Consumer tips for home cavity wall insulation

Consumer tips for home cavity wall insulation

Home insulation can dramatically reduce the cost of heating in the home by preventing warm air from escaping. It is a quick, cost-effective method of reducing energy bills by up to 40% every year. Types of home insulation include loft insulation and external wall insulation, but the type that we are going to take a closer look at today is cavity wall insulation. This has the potential to increase your home’s energy performance certificate rating and the value of your property. So, let’s begin by looking at what you first need to ask yourself…

Is cavity wall insulation right for your home?

Properties with solid walls are unable to have cavity wall insulation; properties built before the 1920’s tend to have solid walls. This means there are no cavity walls (space between the outer and inner brick) for the insulation to be inserted between. However, properties built after 2005 may already have cavity wall insulation included as part of their original construction, and you may just be none the wiser. Also, damp issues will need to be corrected and access to exterior walls ensured before the process can begin.

Understanding the installation process

The majority of homes have a space between the inner and outer brick, which is left empty to prevent damp issues. It is now possible to make use of this space by adding cavity wall insulation, the process being relatively simple and taking a professional installer around 2-3 hours. To begin with, a series of small holes will be drilled into the outer wall or your property and then the insulation will be inserted. The insulation material used will either be foam, beads or wool, but the aim remains the same; to stop heat from escaping and cooler air from passing through. Continue reading

Energy Suppliers Urge Home Owners to Get Free Insulation.

Department of Energy and Climate ChangeThe main 6 British energy companies are preparing to make a final push in an attempt to meet their energy efficiency targets. They are doing this by urging people who own their homes to get free loft and cavity wall insulation worth £350 before the government backed scheme ends at the end of 2012.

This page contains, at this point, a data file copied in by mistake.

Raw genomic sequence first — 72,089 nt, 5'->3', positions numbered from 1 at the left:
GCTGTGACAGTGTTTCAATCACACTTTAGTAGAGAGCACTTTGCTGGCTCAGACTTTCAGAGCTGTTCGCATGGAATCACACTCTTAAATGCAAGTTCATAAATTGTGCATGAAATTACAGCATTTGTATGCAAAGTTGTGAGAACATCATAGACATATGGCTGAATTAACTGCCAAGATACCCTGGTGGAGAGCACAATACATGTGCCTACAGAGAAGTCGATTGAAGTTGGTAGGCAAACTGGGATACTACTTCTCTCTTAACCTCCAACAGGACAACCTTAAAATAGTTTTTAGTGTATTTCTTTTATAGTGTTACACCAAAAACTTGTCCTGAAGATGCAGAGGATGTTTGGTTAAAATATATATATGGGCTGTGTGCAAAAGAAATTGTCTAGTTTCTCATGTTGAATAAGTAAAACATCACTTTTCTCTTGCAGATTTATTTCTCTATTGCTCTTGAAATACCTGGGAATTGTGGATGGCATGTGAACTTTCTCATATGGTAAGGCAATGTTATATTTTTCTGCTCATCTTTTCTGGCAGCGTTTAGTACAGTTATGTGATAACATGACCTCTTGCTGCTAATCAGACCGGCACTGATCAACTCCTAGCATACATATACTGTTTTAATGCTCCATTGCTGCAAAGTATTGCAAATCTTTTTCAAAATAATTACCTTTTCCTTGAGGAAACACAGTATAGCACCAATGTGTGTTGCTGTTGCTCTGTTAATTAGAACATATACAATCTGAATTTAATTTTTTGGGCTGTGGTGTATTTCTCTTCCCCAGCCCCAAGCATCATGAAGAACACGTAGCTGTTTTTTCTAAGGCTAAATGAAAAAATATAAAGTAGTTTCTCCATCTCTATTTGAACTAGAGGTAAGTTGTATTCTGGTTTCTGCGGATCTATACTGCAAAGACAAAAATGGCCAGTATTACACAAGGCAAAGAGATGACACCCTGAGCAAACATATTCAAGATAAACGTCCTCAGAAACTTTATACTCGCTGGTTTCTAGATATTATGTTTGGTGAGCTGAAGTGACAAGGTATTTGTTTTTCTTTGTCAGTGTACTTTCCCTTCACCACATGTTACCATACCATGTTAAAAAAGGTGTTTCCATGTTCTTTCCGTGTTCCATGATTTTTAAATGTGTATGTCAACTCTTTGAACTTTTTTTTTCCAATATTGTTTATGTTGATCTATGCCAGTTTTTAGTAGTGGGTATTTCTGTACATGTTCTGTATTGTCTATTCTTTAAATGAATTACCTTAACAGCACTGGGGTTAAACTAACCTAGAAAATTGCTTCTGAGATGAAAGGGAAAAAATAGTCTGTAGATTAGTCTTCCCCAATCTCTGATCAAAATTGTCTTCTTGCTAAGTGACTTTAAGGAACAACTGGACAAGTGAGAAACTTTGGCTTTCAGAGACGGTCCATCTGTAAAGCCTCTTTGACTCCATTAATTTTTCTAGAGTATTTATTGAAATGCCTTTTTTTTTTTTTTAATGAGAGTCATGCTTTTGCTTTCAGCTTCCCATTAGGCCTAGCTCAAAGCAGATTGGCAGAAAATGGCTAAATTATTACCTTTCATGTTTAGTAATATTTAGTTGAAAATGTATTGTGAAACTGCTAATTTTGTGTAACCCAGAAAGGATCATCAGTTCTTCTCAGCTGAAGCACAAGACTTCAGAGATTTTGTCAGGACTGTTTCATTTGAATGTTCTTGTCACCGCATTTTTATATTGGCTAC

The energy companies have to meet their carbon emissions reduction targets (Cert) which have been set by the Department of Energy and Climate Change in a bid to make UK homes more energy efficient.

The companies have to of provided a target number of installations of the insulation by the end of the year. Most of the companies are believed to have reached their targets or be close to doing so. Continue reading

5 Tips to Save Energy in Your Home

piggy bankThe cost of electricity for domestic purposes increased by 8.3 percent in real terms between Q1 2011 and Q1 2012 in the United Kingdom. On average, a household paid 37 pounds more for electricity in 2011 than in 2010. Today, a 10 per cent increase in energy prices is expected each year, putting already strained domestic users under further financial stress.

This increase highlights the need to save energy around the house, not just for monetary reasons, but also for the environment. By making a few changes in your house, you can drastically reduce your electricity bill, and lower your carbon footprint. Continue reading